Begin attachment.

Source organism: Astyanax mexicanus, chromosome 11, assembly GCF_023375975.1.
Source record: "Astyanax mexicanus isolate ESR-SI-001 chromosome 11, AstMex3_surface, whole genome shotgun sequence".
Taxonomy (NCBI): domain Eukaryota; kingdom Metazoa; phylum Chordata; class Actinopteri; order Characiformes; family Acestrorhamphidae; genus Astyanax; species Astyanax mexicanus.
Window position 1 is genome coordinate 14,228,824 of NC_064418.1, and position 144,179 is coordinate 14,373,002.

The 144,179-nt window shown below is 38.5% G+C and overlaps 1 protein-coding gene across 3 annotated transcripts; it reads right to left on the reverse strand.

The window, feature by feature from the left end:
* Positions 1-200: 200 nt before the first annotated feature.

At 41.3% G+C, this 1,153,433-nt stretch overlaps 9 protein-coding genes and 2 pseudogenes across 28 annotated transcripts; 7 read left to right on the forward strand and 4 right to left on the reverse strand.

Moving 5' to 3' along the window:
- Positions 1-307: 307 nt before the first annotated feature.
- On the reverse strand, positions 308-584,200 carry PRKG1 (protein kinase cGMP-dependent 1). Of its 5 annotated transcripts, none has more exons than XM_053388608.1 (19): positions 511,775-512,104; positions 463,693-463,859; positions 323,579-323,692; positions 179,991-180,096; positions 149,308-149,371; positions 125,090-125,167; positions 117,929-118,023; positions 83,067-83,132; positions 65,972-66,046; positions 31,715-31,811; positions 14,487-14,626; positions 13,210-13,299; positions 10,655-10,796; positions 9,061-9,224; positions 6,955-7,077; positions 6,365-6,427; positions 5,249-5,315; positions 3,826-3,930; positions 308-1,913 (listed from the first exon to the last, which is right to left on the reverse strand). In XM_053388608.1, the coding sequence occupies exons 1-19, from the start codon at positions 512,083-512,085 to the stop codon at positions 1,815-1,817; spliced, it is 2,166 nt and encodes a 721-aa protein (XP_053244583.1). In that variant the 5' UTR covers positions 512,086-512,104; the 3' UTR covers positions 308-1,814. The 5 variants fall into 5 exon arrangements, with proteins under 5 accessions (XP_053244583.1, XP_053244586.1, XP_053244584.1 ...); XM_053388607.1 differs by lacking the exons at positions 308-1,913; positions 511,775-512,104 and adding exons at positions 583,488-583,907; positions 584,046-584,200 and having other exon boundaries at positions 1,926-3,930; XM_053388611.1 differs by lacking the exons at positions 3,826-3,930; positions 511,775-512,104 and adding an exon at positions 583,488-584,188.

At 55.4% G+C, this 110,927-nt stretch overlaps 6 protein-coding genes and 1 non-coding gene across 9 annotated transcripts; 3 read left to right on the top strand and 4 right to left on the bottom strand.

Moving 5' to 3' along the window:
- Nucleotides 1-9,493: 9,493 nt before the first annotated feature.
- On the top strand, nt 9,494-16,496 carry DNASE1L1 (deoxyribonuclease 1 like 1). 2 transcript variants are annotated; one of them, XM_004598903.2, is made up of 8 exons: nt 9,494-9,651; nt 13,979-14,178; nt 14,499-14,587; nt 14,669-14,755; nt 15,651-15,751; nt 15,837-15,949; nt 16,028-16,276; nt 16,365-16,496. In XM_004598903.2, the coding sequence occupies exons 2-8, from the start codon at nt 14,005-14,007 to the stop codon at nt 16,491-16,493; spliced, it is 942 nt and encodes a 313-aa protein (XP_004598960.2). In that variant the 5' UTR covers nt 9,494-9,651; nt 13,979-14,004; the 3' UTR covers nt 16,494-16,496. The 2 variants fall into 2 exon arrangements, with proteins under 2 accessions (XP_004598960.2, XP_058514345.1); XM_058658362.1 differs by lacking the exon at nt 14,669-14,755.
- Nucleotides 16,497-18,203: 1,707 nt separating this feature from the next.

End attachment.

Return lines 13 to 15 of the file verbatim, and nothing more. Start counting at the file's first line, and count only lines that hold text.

Moving 5' to 3' along the window:
- Nucleotides 1-9,493: 9,493 nt before the first annotated feature.
- On the top strand, nt 9,494-16,496 carry DNASE1L1 (deoxyribonuclease 1 like 1). 2 transcript variants are annotated; one of them, XM_004598903.2, is made up of 8 exons: nt 9,494-9,651; nt 13,979-14,178; nt 14,499-14,587; nt 14,669-14,755; nt 15,651-15,751; nt 15,837-15,949; nt 16,028-16,276; nt 16,365-16,496. In XM_004598903.2, the coding sequence occupies exons 2-8, from the start codon at nt 14,005-14,007 to the stop codon at nt 16,491-16,493; spliced, it is 942 nt and encodes a 313-aa protein (XP_004598960.2). In that variant the 5' UTR covers nt 9,494-9,651; nt 13,979-14,004; the 3' UTR covers nt 16,494-16,496. The 2 variants fall into 2 exon arrangements, with proteins under 2 accessions (XP_004598960.2, XP_058514345.1); XM_058658362.1 differs by lacking the exon at nt 14,669-14,755.